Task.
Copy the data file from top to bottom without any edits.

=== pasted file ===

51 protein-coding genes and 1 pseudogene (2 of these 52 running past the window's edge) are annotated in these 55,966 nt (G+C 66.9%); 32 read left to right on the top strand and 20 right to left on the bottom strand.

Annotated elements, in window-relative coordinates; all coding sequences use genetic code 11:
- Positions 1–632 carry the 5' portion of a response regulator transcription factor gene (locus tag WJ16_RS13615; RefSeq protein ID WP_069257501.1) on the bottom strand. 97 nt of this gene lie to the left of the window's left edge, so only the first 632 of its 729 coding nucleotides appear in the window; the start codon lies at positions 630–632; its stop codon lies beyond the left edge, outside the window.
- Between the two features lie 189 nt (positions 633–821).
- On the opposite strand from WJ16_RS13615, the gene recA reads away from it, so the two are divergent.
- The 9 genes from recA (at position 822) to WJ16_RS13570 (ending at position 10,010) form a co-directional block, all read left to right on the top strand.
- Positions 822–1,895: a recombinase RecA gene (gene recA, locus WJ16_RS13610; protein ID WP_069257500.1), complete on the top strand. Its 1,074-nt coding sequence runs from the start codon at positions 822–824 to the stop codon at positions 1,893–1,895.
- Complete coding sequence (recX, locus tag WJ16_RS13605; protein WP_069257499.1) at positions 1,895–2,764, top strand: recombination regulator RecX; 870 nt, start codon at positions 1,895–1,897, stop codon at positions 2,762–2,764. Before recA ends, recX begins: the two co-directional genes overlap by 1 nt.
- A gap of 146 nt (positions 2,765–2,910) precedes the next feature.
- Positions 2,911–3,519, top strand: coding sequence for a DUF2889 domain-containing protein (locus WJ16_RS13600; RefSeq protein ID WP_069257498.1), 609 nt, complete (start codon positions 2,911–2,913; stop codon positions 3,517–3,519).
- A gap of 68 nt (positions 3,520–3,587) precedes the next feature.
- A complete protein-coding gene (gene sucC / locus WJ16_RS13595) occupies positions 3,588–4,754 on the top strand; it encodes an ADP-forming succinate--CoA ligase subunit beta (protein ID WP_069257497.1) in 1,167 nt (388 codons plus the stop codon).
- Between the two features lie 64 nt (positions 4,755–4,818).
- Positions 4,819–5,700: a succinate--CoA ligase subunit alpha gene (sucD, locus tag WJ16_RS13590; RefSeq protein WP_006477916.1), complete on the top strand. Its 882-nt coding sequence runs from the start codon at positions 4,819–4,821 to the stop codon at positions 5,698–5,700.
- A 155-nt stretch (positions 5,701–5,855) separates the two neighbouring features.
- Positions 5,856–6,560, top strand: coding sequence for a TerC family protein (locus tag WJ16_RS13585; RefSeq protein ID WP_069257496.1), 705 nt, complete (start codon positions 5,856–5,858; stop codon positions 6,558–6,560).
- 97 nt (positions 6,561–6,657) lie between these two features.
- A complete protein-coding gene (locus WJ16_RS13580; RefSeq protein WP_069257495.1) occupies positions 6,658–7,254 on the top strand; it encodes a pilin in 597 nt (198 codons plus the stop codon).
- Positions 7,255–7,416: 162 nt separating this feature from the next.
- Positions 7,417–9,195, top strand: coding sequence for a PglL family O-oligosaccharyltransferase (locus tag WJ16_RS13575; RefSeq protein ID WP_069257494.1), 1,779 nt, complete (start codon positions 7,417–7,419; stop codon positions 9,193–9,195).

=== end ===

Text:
51 protein-coding genes and 1 pseudogene (2 of these 52 running past the window's edge) are annotated in these 55,966 nt (G+C 66.9%); 32 read left to right on the top strand and 20 right to left on the bottom strand.

Annotated elements, in window-relative coordinates; all coding sequences use genetic code 11:
- Positions 1–632 carry the 5' portion of a response regulator transcription factor gene (locus tag WJ16_RS13615; RefSeq protein ID WP_069257501.1) on the bottom strand. 97 nt of this gene lie to the left of the window's left edge, so only the first 632 of its 729 coding nucleotides appear in the window; the start codon lies at positions 630–632; its stop codon lies beyond the left edge, outside the window.
- Between the two features lie 189 nt (positions 633–821).
- On the opposite strand from WJ16_RS13615, the gene recA reads away from it, so the two are divergent.
- The 9 genes from recA (at position 822) to WJ16_RS13570 (ending at position 10,010) form a co-directional block, all read left to right on the top strand.
- Positions 822–1,895: a recombinase RecA gene (gene recA, locus WJ16_RS13610; protein ID WP_069257500.1), complete on the top strand. Its 1,074-nt coding sequence runs from the start codon at positions 822–824 to the stop codon at positions 1,893–1,895.
- Complete coding sequence (recX, locus tag WJ16_RS13605; protein WP_069257499.1) at positions 1,895–2,764, top strand: recombination regulator RecX; 870 nt, start codon at positions 1,895–1,897, stop codon at positions 2,762–2,764. Before recA ends, recX begins: the two co-directional genes overlap by 1 nt.
- A gap of 146 nt (positions 2,765–2,910) precedes the next feature.
- Positions 2,911–3,519, top strand: coding sequence for a DUF2889 domain-containing protein (locus WJ16_RS13600; RefSeq protein ID WP_069257498.1), 609 nt, complete (start codon positions 2,911–2,913; stop codon positions 3,517–3,519).
- A gap of 68 nt (positions 3,520–3,587) precedes the next feature.
- A complete protein-coding gene (gene sucC / locus WJ16_RS13595) occupies positions 3,588–4,754 on the top strand; it encodes an ADP-forming succinate--CoA ligase subunit beta (protein ID WP_069257497.1) in 1,167 nt (388 codons plus the stop codon).
- Between the two features lie 64 nt (positions 4,755–4,818).
- Positions 4,819–5,700: a succinate--CoA ligase subunit alpha gene (sucD, locus tag WJ16_RS13590; RefSeq protein WP_006477916.1), complete on the top strand. Its 882-nt coding sequence runs from the start codon at positions 4,819–4,821 to the stop codon at positions 5,698–5,700.
- A 155-nt stretch (positions 5,701–5,855) separates the two neighbouring features.
- Positions 5,856–6,560, top strand: coding sequence for a TerC family protein (locus tag WJ16_RS13585; RefSeq protein ID WP_069257496.1), 705 nt, complete (start codon positions 5,856–5,858; stop codon positions 6,558–6,560).
- 97 nt (positions 6,561–6,657) lie between these two features.
- A complete protein-coding gene (locus WJ16_RS13580; RefSeq protein WP_069257495.1) occupies positions 6,658–7,254 on the top strand; it encodes a pilin in 597 nt (198 codons plus the stop codon).
- Positions 7,255–7,416: 162 nt separating this feature from the next.
- Positions 7,417–9,195, top strand: coding sequence for a PglL family O-oligosaccharyltransferase (locus tag WJ16_RS13575; RefSeq protein ID WP_069257494.1), 1,779 nt, complete (start codon positions 7,417–7,419; stop codon positions 9,193–9,195).